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15. One way of removing prejudice is to make use of the arguments by which one may clear oneself from disagreeable suspicion; for it makes no difference whether this suspicion has been openly expressed or not; and so this may be taken as a general rule. [2] Another way1 consists in contesting the disputed points, either by denying the fact or its harmfulness, at least to the plaintiff; or by asserting that its importance is exaggerated; or that it is not unjust at all, or only slightly so; or neither disgraceful nor important. These are the possible points of dispute: as Iphicrates, in answer to Nausicrates, admitted that he had done what the prosecutor alleged and inflicted damage, but denied that he had been guilty of wrongdoing. Again, one may strike the balance, when guilty of wrongdoing, by maintaining that although the action was injurious it was honorable, painful but useful, or anything else of the kind.

[3] Another method consists in saying that it was a case of error, misfortune, or necessity; as, for example, Sophocles said that he trembled, not, as the accuser said, in order to appear old, but from necessity, for it was against his wish that he was eighty years of age.2 One may also substitute one motive for another, and say that one did not mean to injure but to do something else, not that of which one was accused, and that the wrongdoing was accidental: “I should deserve
your hatred, had I acted so as to bring this about.”

[4] Another method may be employed if the accuser, either himself or one closely related to him, has been involved in a similar charge, either now or formerly; [5] or, if others are involved who are admittedly not exposed to the charge; for instance, if it is argued that so-and-so is an adulterer, because he is a dandy, then so-and-so must be.

[6] Again, if the accuser has already similarly accused others, or himself been accused by others;3 or if others, without being formally accused, have been suspected as you are now, and their innocence has been proved.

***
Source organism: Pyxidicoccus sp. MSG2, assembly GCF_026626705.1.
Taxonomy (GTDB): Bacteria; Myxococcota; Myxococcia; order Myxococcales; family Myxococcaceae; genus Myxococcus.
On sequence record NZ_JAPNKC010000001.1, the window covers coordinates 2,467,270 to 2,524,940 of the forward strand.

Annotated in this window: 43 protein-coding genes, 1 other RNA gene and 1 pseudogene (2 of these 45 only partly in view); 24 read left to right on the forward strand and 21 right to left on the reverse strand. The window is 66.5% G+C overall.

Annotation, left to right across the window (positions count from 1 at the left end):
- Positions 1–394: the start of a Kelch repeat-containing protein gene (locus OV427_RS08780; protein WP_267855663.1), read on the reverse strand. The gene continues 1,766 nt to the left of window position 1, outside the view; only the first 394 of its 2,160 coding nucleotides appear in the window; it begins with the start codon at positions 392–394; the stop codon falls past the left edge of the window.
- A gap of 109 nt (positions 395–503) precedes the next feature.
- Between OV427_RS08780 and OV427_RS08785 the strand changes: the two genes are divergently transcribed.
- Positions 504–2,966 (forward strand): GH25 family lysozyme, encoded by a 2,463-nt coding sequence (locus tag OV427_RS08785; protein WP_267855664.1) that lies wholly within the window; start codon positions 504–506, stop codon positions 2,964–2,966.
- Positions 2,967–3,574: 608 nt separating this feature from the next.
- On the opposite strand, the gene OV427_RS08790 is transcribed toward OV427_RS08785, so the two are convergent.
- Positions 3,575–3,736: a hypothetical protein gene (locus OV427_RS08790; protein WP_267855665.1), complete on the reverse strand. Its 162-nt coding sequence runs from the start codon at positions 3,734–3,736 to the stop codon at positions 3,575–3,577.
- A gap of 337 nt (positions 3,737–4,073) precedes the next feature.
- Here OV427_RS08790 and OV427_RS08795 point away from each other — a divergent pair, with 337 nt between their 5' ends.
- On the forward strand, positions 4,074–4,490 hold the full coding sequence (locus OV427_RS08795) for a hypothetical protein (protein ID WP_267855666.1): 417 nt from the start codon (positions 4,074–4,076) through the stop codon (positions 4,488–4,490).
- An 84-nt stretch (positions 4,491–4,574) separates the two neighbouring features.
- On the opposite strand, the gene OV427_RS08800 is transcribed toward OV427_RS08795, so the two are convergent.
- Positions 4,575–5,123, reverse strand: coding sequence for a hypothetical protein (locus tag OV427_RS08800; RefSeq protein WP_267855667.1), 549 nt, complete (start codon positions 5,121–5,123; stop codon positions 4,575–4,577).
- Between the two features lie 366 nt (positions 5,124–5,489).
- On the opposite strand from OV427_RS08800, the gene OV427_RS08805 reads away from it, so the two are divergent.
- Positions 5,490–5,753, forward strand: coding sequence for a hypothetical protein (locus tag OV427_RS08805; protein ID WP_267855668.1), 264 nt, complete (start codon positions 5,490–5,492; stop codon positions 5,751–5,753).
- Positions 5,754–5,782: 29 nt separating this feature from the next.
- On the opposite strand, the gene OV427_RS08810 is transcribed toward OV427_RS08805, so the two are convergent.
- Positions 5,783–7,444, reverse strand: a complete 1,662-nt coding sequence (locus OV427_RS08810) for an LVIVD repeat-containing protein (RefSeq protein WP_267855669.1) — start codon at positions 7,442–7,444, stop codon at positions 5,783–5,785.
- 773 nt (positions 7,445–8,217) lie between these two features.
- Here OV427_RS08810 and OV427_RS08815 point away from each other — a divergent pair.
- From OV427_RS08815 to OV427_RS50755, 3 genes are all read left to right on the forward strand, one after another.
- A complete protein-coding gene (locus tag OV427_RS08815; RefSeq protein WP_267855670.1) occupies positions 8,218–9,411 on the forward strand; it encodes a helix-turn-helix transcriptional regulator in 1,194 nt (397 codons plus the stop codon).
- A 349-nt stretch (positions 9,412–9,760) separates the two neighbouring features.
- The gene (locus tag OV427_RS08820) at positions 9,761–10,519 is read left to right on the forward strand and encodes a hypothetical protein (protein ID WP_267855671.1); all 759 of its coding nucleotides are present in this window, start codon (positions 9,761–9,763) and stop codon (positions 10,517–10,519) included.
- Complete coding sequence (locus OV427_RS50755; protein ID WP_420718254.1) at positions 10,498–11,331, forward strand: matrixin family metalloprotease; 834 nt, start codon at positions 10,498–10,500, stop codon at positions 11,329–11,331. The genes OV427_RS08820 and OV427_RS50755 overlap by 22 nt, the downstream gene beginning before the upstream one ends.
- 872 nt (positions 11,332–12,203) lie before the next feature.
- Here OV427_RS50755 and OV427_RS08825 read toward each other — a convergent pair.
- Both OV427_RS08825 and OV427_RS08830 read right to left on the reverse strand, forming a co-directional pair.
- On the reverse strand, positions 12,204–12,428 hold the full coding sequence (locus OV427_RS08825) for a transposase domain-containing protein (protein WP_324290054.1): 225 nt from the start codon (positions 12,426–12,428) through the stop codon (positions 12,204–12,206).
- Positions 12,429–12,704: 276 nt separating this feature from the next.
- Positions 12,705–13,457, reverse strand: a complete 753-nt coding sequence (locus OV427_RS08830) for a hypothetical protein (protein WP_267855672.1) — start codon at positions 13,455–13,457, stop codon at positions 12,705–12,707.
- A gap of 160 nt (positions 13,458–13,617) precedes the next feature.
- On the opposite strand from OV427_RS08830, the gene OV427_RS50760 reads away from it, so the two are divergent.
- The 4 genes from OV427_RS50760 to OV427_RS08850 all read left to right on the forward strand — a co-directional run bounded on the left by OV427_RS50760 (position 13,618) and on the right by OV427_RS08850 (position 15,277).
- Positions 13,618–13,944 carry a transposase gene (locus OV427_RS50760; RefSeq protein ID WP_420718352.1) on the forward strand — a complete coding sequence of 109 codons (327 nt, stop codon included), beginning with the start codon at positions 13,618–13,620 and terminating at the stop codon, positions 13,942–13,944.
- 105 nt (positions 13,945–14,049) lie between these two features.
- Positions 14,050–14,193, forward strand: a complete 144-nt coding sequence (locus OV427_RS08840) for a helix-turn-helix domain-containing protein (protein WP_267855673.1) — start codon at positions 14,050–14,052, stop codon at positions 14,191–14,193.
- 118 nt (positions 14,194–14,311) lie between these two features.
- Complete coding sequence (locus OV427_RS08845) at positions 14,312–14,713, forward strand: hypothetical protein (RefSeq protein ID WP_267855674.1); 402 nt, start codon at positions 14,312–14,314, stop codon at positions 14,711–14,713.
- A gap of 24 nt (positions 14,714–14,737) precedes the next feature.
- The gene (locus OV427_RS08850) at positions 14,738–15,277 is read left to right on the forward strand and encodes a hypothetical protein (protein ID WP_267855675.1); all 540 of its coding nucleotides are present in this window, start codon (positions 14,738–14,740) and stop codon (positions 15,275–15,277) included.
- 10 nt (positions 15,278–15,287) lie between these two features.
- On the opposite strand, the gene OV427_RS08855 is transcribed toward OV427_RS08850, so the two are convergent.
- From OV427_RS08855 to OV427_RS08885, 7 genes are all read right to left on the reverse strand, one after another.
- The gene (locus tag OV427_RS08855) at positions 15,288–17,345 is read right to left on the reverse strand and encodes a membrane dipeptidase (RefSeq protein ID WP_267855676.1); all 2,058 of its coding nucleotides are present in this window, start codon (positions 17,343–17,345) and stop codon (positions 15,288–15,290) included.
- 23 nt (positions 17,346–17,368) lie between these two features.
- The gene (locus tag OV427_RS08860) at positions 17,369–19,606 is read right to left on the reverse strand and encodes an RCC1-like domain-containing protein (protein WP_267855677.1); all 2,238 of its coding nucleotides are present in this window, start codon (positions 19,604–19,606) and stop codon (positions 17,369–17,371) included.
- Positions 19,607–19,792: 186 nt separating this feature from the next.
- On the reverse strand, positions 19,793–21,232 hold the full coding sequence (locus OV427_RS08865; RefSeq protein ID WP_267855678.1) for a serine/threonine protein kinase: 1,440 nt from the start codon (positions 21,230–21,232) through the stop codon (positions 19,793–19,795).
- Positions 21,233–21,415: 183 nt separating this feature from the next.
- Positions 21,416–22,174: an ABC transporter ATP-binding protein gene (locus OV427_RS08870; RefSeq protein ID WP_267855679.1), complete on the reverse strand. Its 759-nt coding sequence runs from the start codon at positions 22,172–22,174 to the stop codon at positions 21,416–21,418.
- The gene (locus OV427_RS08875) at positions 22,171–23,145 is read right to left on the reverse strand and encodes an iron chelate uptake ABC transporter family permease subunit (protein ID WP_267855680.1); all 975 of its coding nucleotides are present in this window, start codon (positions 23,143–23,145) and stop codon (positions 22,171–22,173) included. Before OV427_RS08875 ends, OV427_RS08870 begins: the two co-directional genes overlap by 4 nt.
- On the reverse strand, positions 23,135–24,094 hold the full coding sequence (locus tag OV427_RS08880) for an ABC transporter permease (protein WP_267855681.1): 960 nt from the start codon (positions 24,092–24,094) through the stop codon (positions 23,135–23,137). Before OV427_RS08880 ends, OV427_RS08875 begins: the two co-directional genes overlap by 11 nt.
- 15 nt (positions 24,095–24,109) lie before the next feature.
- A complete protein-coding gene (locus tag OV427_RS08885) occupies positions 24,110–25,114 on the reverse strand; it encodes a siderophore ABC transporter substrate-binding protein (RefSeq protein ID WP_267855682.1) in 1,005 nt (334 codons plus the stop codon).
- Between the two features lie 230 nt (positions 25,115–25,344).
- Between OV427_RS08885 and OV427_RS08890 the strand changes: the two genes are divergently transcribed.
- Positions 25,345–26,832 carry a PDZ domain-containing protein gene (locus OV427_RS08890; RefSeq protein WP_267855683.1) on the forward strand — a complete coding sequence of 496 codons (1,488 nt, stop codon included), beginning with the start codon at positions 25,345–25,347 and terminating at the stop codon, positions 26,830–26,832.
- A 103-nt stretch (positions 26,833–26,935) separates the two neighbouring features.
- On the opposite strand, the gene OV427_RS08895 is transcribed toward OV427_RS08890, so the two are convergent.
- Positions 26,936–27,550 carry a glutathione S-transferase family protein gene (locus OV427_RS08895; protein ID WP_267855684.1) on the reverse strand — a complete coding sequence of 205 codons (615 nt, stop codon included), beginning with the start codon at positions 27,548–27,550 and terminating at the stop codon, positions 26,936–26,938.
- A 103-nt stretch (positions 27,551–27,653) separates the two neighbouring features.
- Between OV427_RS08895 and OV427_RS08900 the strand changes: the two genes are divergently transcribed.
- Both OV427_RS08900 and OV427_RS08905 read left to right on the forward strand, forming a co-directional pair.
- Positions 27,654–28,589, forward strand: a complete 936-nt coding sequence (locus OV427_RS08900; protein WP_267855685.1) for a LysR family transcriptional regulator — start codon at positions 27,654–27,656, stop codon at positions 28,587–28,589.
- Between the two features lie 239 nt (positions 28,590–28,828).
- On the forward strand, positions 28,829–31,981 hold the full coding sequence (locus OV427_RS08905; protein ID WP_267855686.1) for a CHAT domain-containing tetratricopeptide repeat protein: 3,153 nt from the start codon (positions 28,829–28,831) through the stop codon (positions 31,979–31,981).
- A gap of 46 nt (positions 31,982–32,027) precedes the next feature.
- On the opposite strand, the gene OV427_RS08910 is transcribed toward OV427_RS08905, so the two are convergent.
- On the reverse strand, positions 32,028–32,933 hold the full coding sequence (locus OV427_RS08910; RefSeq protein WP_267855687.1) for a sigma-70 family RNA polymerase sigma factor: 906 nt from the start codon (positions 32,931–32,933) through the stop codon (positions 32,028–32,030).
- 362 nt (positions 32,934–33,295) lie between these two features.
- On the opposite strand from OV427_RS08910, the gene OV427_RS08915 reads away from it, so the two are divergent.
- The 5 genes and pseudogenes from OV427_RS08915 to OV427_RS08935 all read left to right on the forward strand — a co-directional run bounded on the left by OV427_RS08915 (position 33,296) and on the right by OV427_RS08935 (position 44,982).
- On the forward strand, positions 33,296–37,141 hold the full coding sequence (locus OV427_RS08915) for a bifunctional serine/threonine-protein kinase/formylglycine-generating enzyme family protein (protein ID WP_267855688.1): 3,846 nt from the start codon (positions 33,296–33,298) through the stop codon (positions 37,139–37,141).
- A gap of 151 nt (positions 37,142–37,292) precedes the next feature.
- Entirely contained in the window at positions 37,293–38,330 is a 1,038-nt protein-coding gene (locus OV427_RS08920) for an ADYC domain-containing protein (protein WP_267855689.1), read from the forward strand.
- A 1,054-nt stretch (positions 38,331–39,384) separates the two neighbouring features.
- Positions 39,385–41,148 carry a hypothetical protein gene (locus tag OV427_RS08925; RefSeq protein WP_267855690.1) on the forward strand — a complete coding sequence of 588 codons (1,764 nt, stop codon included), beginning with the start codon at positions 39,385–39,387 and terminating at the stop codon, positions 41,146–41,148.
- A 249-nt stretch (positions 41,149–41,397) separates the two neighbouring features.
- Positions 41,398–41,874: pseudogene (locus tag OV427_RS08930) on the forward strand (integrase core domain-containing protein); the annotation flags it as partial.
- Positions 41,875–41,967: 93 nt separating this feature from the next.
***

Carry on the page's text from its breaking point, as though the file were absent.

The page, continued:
[7] Another method consists in counter-attacking the accuser; for it would be absurd to believe the words of one who is himself unworthy of belief.

[8] Another method is to appeal to a verdict already given, as Euripides did in the case about the exchange of property;4 when Hygiaenon accused him of impiety as having advised perjury in the verse, “ My tongue hath sworn, but my mind is unsworn,5

” Euripides replied that his accuser did wrong in transferring the decisions of the court of Dionysus to the law courts; for he had already rendered an account of what he had said there,6 or was still ready to do so, if his adversary desired to accuse him.

[9] Another method consists in attacking slander, showing how great an evil it is, and this because it alters the nature of judgements,7 and that it does not rely on the real facts of the case.

Common to both parties is the topic of tokens,
as in the Teucer,8 Odysseus reproaches Teucer with being a relative of Priam, whose sister his mother Hesione was; to which Teucer replied that his father Telamon was the enemy of Priam, and that he himself did not denounce the spies.9

[10] Another method, suitable for the accuser, is to praise something unimportant at great length, and to condemn something important concisely; or, putting forward several things that are praiseworthy in the opponent, to condemn the one thing that has an important bearing upon the case. Such methods10 are most artful and unfair; for by their use men endeavor to make what is good in a man injurious to him, by mixing it up with what is bad.